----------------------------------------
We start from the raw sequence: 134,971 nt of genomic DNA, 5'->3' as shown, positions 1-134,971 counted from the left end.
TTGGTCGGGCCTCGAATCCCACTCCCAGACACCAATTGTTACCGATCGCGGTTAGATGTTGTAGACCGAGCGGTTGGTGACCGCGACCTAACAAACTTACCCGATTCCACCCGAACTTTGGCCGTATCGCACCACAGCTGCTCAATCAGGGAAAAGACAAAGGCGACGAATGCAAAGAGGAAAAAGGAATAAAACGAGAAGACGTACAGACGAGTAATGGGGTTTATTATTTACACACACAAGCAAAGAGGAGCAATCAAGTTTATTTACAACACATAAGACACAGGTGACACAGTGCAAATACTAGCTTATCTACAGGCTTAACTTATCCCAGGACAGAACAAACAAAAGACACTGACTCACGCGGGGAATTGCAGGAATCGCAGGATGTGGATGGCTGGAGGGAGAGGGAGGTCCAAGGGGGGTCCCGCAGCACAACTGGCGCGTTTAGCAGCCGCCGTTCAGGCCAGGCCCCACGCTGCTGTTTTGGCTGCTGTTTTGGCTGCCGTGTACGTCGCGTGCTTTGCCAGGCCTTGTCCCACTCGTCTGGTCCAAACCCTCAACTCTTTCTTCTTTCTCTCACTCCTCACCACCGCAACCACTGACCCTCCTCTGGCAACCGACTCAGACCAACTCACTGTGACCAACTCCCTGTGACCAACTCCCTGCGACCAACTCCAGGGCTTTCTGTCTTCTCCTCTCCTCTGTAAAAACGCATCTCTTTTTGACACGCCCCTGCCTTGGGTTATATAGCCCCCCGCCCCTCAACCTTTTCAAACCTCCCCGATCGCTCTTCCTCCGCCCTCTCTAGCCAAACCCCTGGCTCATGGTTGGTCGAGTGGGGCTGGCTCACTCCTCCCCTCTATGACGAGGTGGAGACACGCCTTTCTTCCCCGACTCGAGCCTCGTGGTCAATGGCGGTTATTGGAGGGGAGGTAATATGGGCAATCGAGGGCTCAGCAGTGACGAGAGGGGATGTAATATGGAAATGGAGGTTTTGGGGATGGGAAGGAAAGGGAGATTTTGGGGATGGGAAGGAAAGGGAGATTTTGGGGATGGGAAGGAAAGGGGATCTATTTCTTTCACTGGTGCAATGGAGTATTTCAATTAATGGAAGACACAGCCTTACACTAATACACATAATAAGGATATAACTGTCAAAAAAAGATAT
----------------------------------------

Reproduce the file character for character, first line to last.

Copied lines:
We start from the raw sequence: 134,971 nt of genomic DNA, 5'->3' as shown, positions 1-134,971 counted from the left end.
TTGGTCGGGCCTCGAATCCCACTCCCAGACACCAATTGTTACCGATCGCGGTTAGATGTTGTAGACCGAGCGGTTGGTGACCGCGACCTAACAAACTTACCCGATTCCACCCGAACTTTGGCCGTATCGCACCACAGCTGCTCAATCAGGGAAAAGACAAAGGCGACGAATGCAAAGAGGAAAAAGGAATAAAACGAGAAGACGTACAGACGAGTAATGGGGTTTATTATTTACACACACAAGCAAAGAGGAGCAATCAAGTTTATTTACAACACATAAGACACAGGTGACACAGTGCAAATACTAGCTTATCTACAGGCTTAACTTATCCCAGGACAGAACAAACAAAAGACACTGACTCACGCGGGGAATTGCAGGAATCGCAGGATGTGGATGGCTGGAGGGAGAGGGAGGTCCAAGGGGGGTCCCGCAGCACAACTGGCGCGTTTAGCAGCCGCCGTTCAGGCCAGGCCCCACGCTGCTGTTTTGGCTGCTGTTTTGGCTGCCGTGTACGTCGCGTGCTTTGCCAGGCCTTGTCCCACTCGTCTGGTCCAAACCCTCAACTCTTTCTTCTTTCTCTCACTCCTCACCACCGCAACCACTGACCCTCCTCTGGCAACCGACTCAGACCAACTCACTGTGACCAACTCCCTGTGACCAACTCCCTGCGACCAACTCCAGGGCTTTCTGTCTTCTCCTCTCCTCTGTAAAAACGCATCTCTTTTTGACACGCCCCTGCCTTGGGTTATATAGCCCCCCGCCCCTCAACCTTTTCAAACCTCCCCGATCGCTCTTCCTCCGCCCTCTCTAGCCAAACCCCTGGCTCATGGTTGGTCGAGTGGGGCTGGCTCACTCCTCCCCTCTATGACGAGGTGGAGACACGCCTTTCTTCCCCGACTCGAGCCTCGTGGTCAATGGCGGTTATTGGAGGGGAGGTAATATGGGCAATCGAGGGCTCAGCAGTGACGAGAGGGGATGTAATATGGAAATGGAGGTTTTGGGGATGGGAAGGAAAGGGAGATTTTGGGGATGGGAAGGAAAGGGAGATTTTGGGGATGGGAAGGAAAGGGGATCTATTTCTTTCACTGGTGCAATGGAGTATTTCAATTAATGGAAGACACAGCCTTACACTAATACACATAATAAGGATATAACTGTCAAAAAAAGATAT